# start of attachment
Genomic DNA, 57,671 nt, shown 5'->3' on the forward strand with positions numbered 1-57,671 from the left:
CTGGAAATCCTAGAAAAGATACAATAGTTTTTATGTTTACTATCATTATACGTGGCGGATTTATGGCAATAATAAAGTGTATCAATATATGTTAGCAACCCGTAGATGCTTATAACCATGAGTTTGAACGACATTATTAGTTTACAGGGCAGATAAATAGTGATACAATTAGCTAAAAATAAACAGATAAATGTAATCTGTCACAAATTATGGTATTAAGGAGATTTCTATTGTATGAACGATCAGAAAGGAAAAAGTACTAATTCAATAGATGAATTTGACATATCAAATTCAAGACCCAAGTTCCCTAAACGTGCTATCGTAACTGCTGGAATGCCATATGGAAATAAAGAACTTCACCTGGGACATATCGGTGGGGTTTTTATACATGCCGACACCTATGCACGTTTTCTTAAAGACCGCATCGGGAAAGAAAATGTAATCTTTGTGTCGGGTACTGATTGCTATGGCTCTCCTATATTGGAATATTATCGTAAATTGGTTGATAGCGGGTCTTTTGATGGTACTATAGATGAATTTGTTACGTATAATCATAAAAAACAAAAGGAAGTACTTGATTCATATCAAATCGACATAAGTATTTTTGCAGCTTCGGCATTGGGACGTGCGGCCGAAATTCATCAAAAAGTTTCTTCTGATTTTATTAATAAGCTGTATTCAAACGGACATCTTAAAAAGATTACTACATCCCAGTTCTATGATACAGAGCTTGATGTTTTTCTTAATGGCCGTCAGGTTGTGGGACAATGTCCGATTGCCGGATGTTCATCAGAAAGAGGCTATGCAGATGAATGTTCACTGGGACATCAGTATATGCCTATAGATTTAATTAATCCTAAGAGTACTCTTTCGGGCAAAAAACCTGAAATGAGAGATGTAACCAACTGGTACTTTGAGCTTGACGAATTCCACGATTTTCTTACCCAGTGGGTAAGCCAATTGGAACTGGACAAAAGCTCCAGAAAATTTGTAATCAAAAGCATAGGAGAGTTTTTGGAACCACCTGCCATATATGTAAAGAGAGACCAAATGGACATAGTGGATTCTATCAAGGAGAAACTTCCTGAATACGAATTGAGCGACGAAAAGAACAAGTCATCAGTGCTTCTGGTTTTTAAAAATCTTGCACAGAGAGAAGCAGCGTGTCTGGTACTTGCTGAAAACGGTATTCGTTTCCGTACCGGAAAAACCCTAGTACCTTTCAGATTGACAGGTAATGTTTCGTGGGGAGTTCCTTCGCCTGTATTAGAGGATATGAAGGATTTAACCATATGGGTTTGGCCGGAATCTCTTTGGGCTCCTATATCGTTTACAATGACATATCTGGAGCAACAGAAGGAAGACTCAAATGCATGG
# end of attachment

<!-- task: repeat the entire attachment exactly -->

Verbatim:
Genomic DNA, 57,671 nt, shown 5'->3' on the forward strand with positions numbered 1-57,671 from the left:
CTGGAAATCCTAGAAAAGATACAATAGTTTTTATGTTTACTATCATTATACGTGGCGGATTTATGGCAATAATAAAGTGTATCAATATATGTTAGCAACCCGTAGATGCTTATAACCATGAGTTTGAACGACATTATTAGTTTACAGGGCAGATAAATAGTGATACAATTAGCTAAAAATAAACAGATAAATGTAATCTGTCACAAATTATGGTATTAAGGAGATTTCTATTGTATGAACGATCAGAAAGGAAAAAGTACTAATTCAATAGATGAATTTGACATATCAAATTCAAGACCCAAGTTCCCTAAACGTGCTATCGTAACTGCTGGAATGCCATATGGAAATAAAGAACTTCACCTGGGACATATCGGTGGGGTTTTTATACATGCCGACACCTATGCACGTTTTCTTAAAGACCGCATCGGGAAAGAAAATGTAATCTTTGTGTCGGGTACTGATTGCTATGGCTCTCCTATATTGGAATATTATCGTAAATTGGTTGATAGCGGGTCTTTTGATGGTACTATAGATGAATTTGTTACGTATAATCATAAAAAACAAAAGGAAGTACTTGATTCATATCAAATCGACATAAGTATTTTTGCAGCTTCGGCATTGGGACGTGCGGCCGAAATTCATCAAAAAGTTTCTTCTGATTTTATTAATAAGCTGTATTCAAACGGACATCTTAAAAAGATTACTACATCCCAGTTCTATGATACAGAGCTTGATGTTTTTCTTAATGGCCGTCAGGTTGTGGGACAATGTCCGATTGCCGGATGTTCATCAGAAAGAGGCTATGCAGATGAATGTTCACTGGGACATCAGTATATGCCTATAGATTTAATTAATCCTAAGAGTACTCTTTCGGGCAAAAAACCTGAAATGAGAGATGTAACCAACTGGTACTTTGAGCTTGACGAATTCCACGATTTTCTTACCCAGTGGGTAAGCCAATTGGAACTGGACAAAAGCTCCAGAAAATTTGTAATCAAAAGCATAGGAGAGTTTTTGGAACCACCTGCCATATATGTAAAGAGAGACCAAATGGACATAGTGGATTCTATCAAGGAGAAACTTCCTGAATACGAATTGAGCGACGAAAAGAACAAGTCATCAGTGCTTCTGGTTTTTAAAAATCTTGCACAGAGAGAAGCAGCGTGTCTGGTACTTGCTGAAAACGGTATTCGTTTCCGTACCGGAAAAACCCTAGTACCTTTCAGATTGACAGGTAATGTTTCGTGGGGAGTTCCTTCGCCTGTATTAGAGGATATGAAGGATTTAACCATATGGGTTTGGCCGGAATCTCTTTGGGCTCCTATATCGTTTACAATGACATATCTGGAGCAACAGAAGGAAGACTCAAATGCATGG